“When we get our policies and priorities right in terms of expenditure, monetary, fiscal and trade, and foreign exchange policies, we can be sure of some recovery. We need policies that will engender investor confidence; once we have that, I think we can get some results in terms of stemming the tide of job losses. Of course, it is going to be gradual, but that is the way to go in Nigeria.”
Massive job losses have been recorded in different sectors of the economy since the new government came into power on May 29, 2015.
Data from the National Bureau of Statistics showed that there has been a steady rise in job losses between July 2015 and June this year.
A breakdown of the Nigeria’s labour market statistics provided by the NBS indicates that 7,518,000 people were unemployed between July and September 2015, with the number rising to 8,036,100 in December of the same year.
From January to March 2016, the report stated that the number of unemployed in the country rose to 9,485,300 and by June, the figure had perched at 10,644,000.
Further analysis of the NBS report indicated that between July and December 2015, about 518,000 previously employed persons became unemployed, a figure which rose to 1,449,200 in March 2016, while about 1,158,700 people had lost their jobs by June of the same.
Since President Buhari came into power 16 months ago, the plight of workers in key industries such as iron and steel, power, financial services, food and beverages, construction and aviation has worsened.
Findings revealed that in the iron and steel sector, many companies, including three steel firms, had suspended operations and laid-off workers between last year and now, while others had reduced their staff strength due to low capacity utilisation.
Due to the scarcity of forex to import raw materials, lack of market for finished products and epileptic power supply, it was gathered that about 2,150 workers had been out of jobs in the iron and steel industry in the last one year.
Across board, it was learnt that employers had refused to negotiate the statutory conditions of service with labour unions and put on hold promotion exercises.
The President, Iron and Steel Senior Staff Association of Nigeria, Mr. Titus Orimijupa, said, while explaining the ordeal of workers in the sector, “The various management are reluctant to negotiate new conditions of service and also increase salaries. Some people ought to have been promoted or salaries ought to have been increased but they have not been increased.
“Some are supposed to be negotiated every two years. The conditions of service have expired in some companies, but the negotiations have not progressed because of the current situation in the country.”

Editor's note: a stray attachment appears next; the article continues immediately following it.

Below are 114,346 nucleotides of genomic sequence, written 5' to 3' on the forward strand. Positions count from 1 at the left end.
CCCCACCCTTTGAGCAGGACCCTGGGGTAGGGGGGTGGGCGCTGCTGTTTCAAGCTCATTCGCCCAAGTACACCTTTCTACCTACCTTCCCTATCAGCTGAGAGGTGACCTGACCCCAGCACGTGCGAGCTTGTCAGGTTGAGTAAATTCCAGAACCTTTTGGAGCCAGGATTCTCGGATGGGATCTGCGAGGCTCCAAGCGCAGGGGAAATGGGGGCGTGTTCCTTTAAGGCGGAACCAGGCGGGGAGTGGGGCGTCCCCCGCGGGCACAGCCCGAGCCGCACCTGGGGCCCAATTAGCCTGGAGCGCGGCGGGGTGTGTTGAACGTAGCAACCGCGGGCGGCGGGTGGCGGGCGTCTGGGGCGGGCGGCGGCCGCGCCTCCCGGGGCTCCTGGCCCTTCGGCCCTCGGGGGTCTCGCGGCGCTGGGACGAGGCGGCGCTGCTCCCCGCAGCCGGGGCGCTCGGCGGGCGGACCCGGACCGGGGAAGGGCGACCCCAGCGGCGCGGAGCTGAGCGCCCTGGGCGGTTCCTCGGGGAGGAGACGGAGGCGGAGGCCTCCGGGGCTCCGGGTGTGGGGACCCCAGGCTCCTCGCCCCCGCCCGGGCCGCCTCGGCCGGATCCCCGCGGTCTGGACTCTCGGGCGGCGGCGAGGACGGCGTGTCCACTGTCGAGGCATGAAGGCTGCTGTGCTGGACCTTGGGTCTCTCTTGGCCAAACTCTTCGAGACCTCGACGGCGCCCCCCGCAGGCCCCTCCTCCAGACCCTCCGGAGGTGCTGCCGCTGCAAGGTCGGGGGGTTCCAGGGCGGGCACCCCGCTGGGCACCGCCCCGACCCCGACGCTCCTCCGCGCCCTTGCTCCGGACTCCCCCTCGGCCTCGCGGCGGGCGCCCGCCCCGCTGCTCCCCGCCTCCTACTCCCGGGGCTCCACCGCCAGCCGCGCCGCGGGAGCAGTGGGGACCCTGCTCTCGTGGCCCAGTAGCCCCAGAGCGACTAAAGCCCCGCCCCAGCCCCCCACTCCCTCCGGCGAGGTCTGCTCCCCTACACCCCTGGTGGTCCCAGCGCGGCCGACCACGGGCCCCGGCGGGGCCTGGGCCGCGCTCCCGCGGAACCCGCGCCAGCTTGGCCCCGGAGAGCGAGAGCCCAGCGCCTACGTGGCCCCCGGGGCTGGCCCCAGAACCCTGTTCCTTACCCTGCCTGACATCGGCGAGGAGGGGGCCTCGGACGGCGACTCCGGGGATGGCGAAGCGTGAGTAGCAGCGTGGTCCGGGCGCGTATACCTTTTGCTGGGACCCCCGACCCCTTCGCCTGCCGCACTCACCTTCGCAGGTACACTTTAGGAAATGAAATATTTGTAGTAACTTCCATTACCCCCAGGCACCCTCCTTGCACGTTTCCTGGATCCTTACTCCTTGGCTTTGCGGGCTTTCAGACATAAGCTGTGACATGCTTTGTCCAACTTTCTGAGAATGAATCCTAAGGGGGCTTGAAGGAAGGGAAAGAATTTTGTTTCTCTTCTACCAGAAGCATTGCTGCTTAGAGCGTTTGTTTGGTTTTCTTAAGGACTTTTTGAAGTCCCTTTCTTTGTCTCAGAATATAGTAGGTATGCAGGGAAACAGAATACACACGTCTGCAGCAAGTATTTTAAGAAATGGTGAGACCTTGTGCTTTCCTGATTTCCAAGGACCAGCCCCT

As reported by the National Union of Civil Engineering, Construction and Furniture Wood Workers, the construction sector, one of the leading employers of labour in the country, over 70,000 jobs were lost to the economic downturn in 2015.
Similarly, the Association of Food, Beverage and Tobacco Employers, in its annual report, said that about 310 people were thrown out of employment in 2015, while the Food, Beverage and Tobacco Senior Staff Association reported the loss of 405 jobs at the beginning of this year.
For the power sector, which has been faced with massive retrenchment after its privatisation, the General Secretary, National Union of Electricity Employees, Joseph Ajaero, said that since the administration of President Buhari came into power, about 5,000 workers had become unemployed across the electricity generation and distribution companies.
According to him, allowances of workers have been slashed in many companies and some workers have been retrenched, leaving few people to carry out the enormous task of supplying electricity to homes and industries.
Since the beginning of this year, Ecobank has reduced its workforce by a reported figure of 1,040, which the lender says is exaggerated without giving the actual number; Skye Bank sacked 175 workers, Zenith Bank, 1,200; Diamond Bank, 200; and recently, Unity Bank laid off 215 workers, making a total of 2,150 jobs affected in the sector.
The crisis in the aviation sector has led to the retrenchment of 2,000 workers and more are on the verge of losing their jobs, according to the General Secretary of the National Union of Air Transport Employees, Mr. Olayinka Abioye.
First Nation, Arik Air and Aero Contractors suspended operations in the past few weeks, citing poor economy, problem with insurance renewal and high cost of doing business as reasons for the strategic business decision. Arik, however, resumed normal operations 24 hours after.